NVidia can state what they want. So can Apple. Companies that refuse to create standards with other companies for the benefit of the consumer will pay the price with actual money. This is part of why I buy AMD and not Nvidia products. I got tired of the lies, the schemes, and the confusion that they like to throw at those that fund them. Reply
  • medi03 - Wednesday, March 25, 2015 - link

    Paying 100$+ premium, being locked-in to a single manufacturer, having only a single input port on a monitor is "fantastic" indeed. Reply
  • DigitalFreak - Thursday, March 19, 2015 - link

    Your mom called. She said you need to clean your room. Reply
  • anubis44 - Tuesday, March 24, 2015 - link

    @DigitalFreak: So your response to an intelligently argued point about not supporting a company that imposes proprietary standards is to say 'your mom called?' You're clearly a genius, aren't you? Reply
  • SetiroN - Thursday, March 19, 2015 - link

    I'm disappointed Anandtech is forgetting this:
    there's a fundamental difference between G-Sync and freesync, which justifies the custom hardware and makes it worth it compared to something I'd rather stay without: freesync requires v-sync to be active and is plagued with the additional latency that comes with it, gsync replaces it entirely.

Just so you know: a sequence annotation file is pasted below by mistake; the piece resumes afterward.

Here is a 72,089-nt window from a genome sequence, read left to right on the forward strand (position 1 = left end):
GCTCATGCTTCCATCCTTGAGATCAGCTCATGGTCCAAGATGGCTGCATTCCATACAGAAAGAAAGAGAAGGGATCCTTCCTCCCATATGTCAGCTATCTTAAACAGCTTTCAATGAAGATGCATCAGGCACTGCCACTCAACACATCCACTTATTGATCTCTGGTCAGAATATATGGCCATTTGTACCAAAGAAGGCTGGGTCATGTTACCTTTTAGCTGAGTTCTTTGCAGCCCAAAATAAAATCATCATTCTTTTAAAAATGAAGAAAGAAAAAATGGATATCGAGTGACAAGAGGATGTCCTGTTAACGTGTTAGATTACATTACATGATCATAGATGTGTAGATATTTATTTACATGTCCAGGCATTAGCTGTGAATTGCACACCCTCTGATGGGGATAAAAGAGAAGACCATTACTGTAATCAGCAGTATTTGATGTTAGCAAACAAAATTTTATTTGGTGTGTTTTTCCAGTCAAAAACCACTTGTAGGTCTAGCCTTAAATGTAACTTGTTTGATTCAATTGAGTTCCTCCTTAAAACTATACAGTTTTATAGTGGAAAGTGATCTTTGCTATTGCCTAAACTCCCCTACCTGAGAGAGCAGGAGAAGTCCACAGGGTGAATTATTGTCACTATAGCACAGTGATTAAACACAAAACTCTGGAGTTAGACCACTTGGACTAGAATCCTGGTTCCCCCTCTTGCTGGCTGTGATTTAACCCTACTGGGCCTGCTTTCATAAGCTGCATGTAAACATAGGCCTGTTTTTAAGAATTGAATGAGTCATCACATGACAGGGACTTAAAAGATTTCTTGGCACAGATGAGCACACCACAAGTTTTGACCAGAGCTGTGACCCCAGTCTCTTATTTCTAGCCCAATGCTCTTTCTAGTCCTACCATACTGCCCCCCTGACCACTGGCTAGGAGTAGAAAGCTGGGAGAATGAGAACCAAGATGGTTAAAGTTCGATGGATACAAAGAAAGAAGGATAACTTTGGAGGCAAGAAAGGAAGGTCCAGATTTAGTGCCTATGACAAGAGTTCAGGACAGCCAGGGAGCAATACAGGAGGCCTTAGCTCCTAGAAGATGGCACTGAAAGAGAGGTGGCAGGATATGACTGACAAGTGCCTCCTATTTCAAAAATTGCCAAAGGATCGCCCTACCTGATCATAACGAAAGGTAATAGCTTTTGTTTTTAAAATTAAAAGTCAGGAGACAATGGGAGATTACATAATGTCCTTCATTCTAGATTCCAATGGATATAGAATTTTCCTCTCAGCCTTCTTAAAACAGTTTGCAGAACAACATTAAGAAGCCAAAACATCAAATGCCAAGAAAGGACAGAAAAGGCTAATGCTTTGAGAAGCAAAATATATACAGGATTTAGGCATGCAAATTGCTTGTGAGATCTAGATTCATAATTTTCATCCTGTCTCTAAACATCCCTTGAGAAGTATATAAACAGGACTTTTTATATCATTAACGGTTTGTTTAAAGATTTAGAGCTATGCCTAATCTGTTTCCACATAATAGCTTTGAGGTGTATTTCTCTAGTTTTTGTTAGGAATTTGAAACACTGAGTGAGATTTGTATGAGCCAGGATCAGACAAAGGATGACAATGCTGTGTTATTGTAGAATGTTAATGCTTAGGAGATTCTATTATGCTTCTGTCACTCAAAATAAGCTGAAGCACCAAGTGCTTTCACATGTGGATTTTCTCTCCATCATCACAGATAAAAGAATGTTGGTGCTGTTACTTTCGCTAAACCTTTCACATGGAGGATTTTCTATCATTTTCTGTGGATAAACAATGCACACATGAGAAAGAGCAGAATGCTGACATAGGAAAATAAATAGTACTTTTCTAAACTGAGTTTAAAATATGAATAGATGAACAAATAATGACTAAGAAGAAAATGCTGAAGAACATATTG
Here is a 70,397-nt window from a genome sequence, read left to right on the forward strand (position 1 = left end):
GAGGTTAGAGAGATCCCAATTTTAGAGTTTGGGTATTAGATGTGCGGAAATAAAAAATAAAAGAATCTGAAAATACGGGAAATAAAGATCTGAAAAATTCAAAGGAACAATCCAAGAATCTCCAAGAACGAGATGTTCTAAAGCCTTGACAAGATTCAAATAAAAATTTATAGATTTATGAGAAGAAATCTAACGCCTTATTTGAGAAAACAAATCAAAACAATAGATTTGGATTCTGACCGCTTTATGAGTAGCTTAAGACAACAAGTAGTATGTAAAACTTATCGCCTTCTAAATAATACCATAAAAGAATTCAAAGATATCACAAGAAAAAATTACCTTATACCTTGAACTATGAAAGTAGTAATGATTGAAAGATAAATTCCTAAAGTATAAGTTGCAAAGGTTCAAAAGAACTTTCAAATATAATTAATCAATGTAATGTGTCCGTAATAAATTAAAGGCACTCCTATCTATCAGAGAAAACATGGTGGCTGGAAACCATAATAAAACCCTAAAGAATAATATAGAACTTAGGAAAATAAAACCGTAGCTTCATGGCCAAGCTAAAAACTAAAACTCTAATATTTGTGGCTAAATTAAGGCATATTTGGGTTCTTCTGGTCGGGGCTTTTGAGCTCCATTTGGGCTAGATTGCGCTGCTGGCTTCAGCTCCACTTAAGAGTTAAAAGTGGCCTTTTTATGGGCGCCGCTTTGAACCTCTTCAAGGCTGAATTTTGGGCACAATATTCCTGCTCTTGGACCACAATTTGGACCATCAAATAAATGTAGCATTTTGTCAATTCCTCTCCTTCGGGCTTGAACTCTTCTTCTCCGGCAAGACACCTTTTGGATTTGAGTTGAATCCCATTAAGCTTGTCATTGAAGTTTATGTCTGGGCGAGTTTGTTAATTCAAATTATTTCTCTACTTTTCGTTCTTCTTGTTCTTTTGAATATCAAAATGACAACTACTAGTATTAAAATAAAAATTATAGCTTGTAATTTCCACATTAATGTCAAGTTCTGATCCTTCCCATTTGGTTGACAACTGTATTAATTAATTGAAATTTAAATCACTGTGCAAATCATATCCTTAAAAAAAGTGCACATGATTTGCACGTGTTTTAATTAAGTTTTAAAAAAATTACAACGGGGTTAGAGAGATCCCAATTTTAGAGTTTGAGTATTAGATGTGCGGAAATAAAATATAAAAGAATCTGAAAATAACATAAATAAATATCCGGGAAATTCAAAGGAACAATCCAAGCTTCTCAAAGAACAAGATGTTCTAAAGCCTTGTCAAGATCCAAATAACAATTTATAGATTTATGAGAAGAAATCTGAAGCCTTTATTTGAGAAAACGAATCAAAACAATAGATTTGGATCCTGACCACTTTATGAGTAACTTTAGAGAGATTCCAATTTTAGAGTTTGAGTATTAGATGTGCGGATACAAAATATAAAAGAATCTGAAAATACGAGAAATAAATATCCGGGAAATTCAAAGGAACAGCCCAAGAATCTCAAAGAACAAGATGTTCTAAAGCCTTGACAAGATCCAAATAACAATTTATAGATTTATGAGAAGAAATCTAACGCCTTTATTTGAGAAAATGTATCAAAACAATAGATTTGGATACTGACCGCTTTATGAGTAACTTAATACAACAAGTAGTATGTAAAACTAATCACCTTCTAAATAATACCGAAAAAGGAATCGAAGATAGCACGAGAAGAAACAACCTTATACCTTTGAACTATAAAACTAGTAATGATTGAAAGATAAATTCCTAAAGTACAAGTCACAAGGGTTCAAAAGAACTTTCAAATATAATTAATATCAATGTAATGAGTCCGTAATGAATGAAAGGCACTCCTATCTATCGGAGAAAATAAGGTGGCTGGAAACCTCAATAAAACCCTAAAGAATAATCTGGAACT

Considering that the main reason anyone would want adaptive sync is to play decently even when the framerate dips at 30-40fps, where the 3 v-synced, pre-rendered frames account for a huge 30-40ms latency, AMD can shove its free solution up its arse as far as I'm concerned.

    I'd rather have tearing and no latency, or no tearing and acceptable latency at lower settings (to allow me to play at 60fps), both of which don't require a new monitor.

    For the considerable benefit of playing at lower-than-60 fps without tearing AND no additional latency, I'll gladly pay the nvidia premium (as soon as 4K 120Hz IPS will be available).
  • FriendlyUser - Thursday, March 19, 2015 - link

    Did you read the article? Of course not! VSync On or Off only comes into play when outside the refresh rate range of the monitor and is an option that GSync does not have. If you have GSync you are force into VSync On when outside the refresh range of the monitor. Reply
  • 200380051 - Thursday, March 19, 2015 - link

    No, it'S the other way around. Freesync does not require V-Sync; you can actually choose, and it will impact the stuttering/tearing or display latency. OTOH, G-Sync does exactly what you said : V-Sync on, when outside of dynamic sync range. Read more carefully, pal. Reply